Alice & Edith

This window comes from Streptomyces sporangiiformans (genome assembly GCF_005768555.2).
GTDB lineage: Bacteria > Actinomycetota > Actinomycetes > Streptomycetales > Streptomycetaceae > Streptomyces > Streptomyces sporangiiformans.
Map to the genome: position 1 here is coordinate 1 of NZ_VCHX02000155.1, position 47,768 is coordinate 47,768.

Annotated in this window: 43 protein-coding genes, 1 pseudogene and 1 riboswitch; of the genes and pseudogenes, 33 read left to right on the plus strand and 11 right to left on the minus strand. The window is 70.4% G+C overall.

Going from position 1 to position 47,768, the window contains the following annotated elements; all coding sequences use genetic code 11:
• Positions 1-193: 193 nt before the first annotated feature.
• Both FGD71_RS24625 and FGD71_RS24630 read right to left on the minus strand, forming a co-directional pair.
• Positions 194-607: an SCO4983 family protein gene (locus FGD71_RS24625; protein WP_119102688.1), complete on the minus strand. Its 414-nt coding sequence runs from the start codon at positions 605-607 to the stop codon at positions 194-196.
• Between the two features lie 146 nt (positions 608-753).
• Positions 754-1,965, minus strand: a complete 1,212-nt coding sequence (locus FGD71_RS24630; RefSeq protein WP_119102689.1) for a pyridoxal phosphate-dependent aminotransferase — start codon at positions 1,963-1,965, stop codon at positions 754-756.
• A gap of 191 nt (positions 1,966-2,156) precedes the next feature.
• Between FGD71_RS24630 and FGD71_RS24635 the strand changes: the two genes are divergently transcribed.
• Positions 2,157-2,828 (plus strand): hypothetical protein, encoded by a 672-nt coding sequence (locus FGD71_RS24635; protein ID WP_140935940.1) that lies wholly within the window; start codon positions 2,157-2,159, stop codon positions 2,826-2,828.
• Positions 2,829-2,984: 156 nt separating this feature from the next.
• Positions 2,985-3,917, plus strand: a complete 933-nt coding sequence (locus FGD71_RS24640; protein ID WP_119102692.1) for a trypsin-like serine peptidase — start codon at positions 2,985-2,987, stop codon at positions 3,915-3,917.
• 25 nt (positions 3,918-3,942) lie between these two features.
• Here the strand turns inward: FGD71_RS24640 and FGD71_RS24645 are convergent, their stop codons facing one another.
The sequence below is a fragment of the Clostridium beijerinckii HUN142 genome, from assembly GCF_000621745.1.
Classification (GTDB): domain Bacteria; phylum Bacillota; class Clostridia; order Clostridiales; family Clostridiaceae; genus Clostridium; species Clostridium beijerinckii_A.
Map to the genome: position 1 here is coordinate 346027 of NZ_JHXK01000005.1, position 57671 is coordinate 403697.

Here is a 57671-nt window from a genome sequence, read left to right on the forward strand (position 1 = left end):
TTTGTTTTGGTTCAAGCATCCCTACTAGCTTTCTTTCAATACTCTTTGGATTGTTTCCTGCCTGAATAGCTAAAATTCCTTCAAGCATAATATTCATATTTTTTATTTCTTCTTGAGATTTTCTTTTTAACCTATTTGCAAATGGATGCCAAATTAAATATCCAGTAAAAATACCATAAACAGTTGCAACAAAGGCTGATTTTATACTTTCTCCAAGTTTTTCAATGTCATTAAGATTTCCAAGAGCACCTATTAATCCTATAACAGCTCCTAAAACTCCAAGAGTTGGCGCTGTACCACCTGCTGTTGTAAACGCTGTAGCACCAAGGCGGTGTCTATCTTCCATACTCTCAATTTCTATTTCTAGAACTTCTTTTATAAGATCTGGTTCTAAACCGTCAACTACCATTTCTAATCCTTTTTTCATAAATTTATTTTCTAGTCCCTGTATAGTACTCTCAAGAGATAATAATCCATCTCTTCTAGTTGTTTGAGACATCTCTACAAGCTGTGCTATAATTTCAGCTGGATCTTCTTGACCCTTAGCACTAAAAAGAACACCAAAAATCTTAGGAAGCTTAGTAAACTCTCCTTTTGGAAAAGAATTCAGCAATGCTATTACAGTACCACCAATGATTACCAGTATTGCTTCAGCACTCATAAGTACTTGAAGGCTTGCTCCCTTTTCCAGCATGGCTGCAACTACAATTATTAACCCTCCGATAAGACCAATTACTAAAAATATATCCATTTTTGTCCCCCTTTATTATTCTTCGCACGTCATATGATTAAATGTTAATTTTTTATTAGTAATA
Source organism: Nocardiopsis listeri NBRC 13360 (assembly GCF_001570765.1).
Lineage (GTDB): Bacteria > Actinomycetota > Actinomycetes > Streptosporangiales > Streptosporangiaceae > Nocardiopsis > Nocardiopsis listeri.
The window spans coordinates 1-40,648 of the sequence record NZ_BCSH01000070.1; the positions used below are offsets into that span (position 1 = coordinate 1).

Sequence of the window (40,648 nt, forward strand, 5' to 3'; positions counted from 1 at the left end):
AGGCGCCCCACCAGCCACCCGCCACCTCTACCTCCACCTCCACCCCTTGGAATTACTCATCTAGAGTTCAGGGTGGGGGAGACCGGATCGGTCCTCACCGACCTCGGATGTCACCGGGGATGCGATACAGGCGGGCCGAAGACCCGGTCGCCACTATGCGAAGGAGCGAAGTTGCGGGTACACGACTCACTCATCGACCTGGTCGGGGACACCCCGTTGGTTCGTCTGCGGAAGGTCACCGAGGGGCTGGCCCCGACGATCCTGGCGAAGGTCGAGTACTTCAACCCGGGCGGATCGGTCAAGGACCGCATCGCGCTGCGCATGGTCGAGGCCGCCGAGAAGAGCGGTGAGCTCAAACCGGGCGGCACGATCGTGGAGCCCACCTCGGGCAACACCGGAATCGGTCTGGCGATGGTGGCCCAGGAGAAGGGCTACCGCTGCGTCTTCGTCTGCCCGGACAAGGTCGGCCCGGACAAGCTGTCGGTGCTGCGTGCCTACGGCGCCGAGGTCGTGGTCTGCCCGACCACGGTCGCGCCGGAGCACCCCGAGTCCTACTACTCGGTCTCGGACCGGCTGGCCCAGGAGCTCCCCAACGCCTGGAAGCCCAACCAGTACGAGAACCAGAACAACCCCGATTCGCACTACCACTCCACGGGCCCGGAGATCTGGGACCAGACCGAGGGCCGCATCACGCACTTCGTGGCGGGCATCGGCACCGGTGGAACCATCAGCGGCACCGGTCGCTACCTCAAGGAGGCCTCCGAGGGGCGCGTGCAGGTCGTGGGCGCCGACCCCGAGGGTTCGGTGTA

The best biographical novels use fiction to weave facts into a cohesive, compelling whole. Unfortunately, this latest offering from the author of Queen Dolley , Lady Washington and Lincoln's Mothers is weak on both counts. The author's extensive research into the lives of Theodore Roosevelt's two wives has produced what is mainly a collection of anecdotes which, while often interesting, are frequently included on the flimsiest excuses, thereby sidetracking the narrative. The fictional framework is further strained by awkward dialogue and Wilson's tendency to tell us that the protagonists are good, depressed, loving, haunted--instead of allowing the characters themselves to persuade us of these facts. In the end, neither Roosevelt's alternately ``sweet, pretty'' or ``little, pink'' first wife, Alice Lee, who died after three and a half years of marriage, nor Edith Carow, his wife of 36 years, who ruled both the White House and Sagamore with ``an iron hand scarcely hidden in the velvet glove'' are convincingly sympathetic. Even TR, for all his goodnatured bluster and liberal convictions, seems lifeless in Wilson's portrayal. (Nov.).